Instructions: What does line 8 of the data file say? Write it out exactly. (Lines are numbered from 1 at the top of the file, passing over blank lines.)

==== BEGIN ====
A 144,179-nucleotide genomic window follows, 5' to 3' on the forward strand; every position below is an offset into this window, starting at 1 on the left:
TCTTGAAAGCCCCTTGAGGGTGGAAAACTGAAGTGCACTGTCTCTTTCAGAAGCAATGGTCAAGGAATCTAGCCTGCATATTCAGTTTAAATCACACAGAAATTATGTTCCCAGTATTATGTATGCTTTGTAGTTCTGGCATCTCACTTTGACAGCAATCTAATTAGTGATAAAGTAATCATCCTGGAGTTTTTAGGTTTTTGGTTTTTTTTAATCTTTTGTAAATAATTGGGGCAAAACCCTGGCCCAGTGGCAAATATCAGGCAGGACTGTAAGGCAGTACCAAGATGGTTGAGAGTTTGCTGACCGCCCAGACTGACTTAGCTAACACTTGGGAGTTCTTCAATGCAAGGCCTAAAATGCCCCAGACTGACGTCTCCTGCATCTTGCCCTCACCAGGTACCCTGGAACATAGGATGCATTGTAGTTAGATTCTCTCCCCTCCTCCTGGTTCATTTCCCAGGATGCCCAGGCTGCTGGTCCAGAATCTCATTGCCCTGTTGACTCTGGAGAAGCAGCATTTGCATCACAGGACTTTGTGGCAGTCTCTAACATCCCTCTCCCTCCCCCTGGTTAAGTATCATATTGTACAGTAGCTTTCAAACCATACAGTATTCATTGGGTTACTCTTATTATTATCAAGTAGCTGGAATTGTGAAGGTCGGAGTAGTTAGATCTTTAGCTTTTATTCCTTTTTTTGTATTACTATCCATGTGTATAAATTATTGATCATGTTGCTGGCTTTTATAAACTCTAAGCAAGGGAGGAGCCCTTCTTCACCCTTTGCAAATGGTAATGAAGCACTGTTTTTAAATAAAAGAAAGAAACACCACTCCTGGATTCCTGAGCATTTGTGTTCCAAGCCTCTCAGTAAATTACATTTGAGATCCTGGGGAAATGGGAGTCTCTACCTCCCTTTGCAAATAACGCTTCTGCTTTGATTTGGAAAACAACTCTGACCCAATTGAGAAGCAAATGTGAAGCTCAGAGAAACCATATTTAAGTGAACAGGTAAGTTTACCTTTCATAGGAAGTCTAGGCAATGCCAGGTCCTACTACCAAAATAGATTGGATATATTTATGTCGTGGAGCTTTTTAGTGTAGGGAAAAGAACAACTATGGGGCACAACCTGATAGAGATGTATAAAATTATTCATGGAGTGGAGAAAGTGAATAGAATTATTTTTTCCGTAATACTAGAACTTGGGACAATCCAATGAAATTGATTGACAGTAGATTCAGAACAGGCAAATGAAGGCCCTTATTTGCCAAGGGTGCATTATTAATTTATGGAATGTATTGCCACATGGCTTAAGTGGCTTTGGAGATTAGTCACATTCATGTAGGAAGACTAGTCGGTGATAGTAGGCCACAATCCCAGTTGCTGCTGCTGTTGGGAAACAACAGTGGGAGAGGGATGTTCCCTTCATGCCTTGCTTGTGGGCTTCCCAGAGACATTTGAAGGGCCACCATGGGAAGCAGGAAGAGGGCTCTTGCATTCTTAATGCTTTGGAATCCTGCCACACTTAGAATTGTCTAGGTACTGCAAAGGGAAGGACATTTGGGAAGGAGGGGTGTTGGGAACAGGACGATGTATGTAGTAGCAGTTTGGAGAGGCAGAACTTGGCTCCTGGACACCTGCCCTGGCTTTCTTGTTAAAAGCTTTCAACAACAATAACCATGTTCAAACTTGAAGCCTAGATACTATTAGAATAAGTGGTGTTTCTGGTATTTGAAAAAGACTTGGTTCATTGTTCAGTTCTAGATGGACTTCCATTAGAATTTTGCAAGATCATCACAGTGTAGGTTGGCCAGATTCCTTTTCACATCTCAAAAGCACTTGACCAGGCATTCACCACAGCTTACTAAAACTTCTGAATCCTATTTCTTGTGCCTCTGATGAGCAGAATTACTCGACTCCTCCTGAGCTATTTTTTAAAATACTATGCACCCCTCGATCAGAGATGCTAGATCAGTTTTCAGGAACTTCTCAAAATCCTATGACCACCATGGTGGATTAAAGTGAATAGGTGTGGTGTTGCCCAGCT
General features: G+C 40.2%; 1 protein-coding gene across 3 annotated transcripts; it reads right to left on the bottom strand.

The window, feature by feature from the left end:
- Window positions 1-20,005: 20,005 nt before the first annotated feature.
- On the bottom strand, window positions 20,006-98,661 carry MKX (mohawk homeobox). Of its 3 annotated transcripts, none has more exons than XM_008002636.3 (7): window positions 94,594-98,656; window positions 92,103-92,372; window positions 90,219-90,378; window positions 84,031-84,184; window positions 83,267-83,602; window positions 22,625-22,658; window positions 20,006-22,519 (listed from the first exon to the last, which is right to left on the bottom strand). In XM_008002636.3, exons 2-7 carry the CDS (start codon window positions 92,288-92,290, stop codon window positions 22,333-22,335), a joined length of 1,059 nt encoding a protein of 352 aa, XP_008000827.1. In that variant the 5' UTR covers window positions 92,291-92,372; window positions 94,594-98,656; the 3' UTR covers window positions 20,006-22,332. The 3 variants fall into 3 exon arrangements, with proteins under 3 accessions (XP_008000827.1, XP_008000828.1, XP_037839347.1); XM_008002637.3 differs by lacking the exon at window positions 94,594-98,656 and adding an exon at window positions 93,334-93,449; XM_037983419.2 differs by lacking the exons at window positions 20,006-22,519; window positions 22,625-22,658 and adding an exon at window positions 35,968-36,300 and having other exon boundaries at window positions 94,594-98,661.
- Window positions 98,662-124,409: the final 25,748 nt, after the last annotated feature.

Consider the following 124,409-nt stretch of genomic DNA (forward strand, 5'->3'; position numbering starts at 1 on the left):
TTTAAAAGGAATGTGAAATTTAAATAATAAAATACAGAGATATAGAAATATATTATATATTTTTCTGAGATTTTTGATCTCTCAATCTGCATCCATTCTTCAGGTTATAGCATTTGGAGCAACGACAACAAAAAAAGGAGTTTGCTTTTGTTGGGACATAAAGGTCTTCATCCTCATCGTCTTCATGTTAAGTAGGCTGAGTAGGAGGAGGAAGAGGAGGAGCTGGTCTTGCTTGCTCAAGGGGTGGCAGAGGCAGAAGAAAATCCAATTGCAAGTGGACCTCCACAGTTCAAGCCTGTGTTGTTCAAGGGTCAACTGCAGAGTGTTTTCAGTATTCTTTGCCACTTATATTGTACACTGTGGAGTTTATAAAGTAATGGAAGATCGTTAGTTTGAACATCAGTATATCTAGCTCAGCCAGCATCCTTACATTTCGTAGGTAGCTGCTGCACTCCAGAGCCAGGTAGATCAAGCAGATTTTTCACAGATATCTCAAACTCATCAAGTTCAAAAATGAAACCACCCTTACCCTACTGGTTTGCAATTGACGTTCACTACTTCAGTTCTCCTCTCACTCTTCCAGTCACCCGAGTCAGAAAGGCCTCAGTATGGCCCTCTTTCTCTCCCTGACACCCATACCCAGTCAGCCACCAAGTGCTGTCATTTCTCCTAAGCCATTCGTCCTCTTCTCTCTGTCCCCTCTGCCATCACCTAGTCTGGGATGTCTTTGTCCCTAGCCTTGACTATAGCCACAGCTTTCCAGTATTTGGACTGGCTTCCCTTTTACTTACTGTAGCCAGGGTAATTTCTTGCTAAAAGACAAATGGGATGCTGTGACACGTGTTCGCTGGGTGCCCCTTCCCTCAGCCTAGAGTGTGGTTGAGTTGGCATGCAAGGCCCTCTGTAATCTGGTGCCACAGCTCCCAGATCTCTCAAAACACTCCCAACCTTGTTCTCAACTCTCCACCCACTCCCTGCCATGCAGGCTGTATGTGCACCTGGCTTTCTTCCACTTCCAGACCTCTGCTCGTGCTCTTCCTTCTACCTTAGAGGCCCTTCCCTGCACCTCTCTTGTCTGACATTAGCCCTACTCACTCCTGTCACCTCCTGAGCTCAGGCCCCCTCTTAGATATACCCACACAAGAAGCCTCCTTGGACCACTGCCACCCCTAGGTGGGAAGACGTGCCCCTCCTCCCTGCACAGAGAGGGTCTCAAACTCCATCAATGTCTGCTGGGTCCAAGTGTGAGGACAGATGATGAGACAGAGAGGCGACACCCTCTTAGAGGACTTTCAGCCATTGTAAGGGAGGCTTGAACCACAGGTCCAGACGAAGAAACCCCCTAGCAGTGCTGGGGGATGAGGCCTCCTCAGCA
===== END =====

Consider the following 124,409-nt stretch of genomic DNA (forward strand, 5'->3'; position numbering starts at 1 on the left):